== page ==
For the republicans in the "Old Commonwealth", be advised that you are rejecting your very nature, your own heritage, your own founding fathers. For all your pathetic attempts at being relevant to the postmoderns, know that the fleeting modernist's time on this earth will be short compared to the ancient permanence of our monarchical civilisation. Do not, for your own good, go down the road to pompless squaresville. I beseech you.

Anonymous said...

Alright, well that's a fair enough comment. But it boils down to such: countries with a British ethnic majority and a firm sense of British nationalism will retain the British monarchy because it serves as a symbol of British ethnic-nationalist pride. Countries which were never fully "settled" and then controlled by an ethnically British majority have become republics, because there is little affinity for the crown (though this does not really explain the Caribbean nations, which tend to go largely ignored by both monarchist and republican alike).

Anyhow, the obvious question is such: can there be a future for the crown in increasingly multi-cultural countries like Canada and Australia? The historic trend seems to suggest that ethnic diversity threatens affinity for the crown, and thus the monarchy itself.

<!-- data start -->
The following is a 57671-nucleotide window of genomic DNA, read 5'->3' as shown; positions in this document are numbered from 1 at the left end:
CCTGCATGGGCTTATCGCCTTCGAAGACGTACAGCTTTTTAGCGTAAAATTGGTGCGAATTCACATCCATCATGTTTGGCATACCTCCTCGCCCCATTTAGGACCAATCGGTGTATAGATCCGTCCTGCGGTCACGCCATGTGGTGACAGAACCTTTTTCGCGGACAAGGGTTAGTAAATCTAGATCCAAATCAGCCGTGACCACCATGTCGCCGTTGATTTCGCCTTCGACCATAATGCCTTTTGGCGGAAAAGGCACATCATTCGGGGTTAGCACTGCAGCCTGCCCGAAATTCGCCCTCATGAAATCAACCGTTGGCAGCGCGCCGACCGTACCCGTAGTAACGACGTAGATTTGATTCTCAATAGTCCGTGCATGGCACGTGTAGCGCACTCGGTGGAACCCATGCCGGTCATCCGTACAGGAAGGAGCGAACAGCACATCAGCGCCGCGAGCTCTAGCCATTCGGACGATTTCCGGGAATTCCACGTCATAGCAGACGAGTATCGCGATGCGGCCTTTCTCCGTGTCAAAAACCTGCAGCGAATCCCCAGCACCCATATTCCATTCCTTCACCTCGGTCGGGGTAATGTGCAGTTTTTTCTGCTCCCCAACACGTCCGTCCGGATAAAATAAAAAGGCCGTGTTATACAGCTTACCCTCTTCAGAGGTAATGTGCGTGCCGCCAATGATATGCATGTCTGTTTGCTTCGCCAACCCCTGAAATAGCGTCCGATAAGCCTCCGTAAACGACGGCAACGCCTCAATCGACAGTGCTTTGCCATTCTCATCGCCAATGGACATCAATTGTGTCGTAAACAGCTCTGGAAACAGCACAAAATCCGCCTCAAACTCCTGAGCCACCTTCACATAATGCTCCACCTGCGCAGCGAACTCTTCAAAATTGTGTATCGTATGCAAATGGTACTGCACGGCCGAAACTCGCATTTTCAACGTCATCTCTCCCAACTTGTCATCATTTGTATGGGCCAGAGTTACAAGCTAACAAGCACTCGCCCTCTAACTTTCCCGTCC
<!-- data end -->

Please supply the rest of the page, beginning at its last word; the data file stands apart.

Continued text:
The Monarchist said...

As you must well know, unlike Anglo-Saxon England and the Celtic nations of the United Kingdom, Britishness is not mono-ethnic, and was historically a more global and imperial phenonoma than a strictly national one. The elites of Britain itself continuously stress the country as a multi-cultural one, and not a mono-ethnic nation. Understandably, immigrants are much more comfortable and more proudly attached to the UK as British subjects, than they would be as English nationals.

In terms of diversity affecting affinity for the Crown, that's a debatable point. I think there is no strong feelings for or against either way. I just don't think it's an issue for most people at all. It will become an issue at the next acclamation mind you, and it should be interesting to see how that all turns out. Republican chnaces will be greatest at that point more than any other, particularly in the Commonwealth realms, but get past it, and I think the whole non-movement will just fold for generations to come.